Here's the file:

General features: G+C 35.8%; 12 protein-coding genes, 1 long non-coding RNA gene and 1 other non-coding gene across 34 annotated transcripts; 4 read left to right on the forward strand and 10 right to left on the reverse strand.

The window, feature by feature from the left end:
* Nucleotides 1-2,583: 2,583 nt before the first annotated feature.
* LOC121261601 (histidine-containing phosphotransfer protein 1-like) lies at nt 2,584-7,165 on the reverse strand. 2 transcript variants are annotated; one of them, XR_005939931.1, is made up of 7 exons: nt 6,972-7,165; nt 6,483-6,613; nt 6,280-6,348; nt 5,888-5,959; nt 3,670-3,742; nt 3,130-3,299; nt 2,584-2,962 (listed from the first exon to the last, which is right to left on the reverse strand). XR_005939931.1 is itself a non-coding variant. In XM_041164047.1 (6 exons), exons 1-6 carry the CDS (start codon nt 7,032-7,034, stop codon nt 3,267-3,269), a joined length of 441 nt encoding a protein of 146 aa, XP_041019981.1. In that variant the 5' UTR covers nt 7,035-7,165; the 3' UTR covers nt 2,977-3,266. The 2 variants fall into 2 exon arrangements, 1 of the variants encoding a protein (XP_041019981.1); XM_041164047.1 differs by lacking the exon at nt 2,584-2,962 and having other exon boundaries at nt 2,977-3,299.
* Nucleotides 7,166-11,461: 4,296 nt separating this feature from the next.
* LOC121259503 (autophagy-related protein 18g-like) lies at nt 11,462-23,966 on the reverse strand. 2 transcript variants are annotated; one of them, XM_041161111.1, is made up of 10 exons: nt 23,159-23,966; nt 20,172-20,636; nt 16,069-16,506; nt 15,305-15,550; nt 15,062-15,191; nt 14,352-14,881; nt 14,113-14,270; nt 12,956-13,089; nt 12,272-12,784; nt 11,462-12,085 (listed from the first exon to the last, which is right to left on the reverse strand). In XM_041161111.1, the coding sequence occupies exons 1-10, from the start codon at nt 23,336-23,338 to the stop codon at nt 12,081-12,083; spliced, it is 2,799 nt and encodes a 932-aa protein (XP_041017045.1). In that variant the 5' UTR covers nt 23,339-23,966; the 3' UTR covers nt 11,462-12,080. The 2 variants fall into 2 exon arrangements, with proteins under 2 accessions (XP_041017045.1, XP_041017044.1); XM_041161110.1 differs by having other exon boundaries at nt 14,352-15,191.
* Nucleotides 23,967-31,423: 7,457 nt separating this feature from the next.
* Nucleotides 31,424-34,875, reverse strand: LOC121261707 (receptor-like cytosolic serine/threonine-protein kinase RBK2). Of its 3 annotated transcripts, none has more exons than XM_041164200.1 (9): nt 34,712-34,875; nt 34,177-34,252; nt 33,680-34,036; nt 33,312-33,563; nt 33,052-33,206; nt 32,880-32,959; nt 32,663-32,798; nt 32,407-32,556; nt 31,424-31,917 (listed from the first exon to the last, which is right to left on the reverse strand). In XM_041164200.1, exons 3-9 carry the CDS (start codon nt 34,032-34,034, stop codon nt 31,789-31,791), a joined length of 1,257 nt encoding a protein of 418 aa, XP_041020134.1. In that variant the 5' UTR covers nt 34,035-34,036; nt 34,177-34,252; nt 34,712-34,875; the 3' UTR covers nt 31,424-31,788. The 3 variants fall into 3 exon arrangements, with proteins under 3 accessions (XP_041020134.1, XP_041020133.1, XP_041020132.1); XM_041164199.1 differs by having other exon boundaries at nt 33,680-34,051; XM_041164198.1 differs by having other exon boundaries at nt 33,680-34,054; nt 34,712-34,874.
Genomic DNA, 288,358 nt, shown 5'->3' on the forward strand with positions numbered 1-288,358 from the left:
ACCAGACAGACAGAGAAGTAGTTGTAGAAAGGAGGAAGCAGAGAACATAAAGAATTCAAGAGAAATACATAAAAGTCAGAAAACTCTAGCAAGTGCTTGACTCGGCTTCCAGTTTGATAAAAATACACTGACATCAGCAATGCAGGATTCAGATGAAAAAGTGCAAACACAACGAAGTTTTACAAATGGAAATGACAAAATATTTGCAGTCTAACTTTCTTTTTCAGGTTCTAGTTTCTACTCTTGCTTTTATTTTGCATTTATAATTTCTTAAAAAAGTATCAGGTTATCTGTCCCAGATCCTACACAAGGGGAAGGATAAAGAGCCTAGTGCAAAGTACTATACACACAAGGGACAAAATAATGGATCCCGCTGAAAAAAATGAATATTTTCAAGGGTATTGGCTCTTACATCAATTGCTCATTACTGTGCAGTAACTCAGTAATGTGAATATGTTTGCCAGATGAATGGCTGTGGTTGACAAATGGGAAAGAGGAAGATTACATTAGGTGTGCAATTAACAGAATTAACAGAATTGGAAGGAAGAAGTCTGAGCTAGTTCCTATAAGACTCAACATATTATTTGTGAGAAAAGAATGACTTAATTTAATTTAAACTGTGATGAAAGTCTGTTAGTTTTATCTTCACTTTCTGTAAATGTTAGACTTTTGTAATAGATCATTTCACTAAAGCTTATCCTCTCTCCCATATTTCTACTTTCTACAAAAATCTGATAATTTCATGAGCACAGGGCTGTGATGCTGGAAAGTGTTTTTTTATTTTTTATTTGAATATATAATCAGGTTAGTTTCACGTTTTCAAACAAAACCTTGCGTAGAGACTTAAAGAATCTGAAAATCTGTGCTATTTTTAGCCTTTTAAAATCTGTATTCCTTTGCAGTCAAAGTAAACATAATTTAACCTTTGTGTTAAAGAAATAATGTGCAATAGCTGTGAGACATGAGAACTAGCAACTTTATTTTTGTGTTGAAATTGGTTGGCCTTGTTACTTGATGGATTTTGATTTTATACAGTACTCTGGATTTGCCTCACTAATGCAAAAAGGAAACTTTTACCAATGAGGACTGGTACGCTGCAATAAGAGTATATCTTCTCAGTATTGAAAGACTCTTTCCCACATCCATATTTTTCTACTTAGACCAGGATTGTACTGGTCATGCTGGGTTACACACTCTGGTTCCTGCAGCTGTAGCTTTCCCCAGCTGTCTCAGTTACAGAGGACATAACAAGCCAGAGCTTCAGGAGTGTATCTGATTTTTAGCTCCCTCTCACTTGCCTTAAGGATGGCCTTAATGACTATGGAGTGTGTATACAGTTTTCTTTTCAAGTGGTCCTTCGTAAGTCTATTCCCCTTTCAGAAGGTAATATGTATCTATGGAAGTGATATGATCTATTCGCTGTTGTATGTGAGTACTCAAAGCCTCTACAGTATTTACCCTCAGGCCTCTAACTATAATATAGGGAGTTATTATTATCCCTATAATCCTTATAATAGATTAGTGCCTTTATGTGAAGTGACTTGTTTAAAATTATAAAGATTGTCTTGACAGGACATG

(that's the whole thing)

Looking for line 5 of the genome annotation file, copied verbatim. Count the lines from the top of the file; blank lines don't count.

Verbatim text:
* Nucleotides 7,166-11,461: 4,296 nt separating this feature from the next.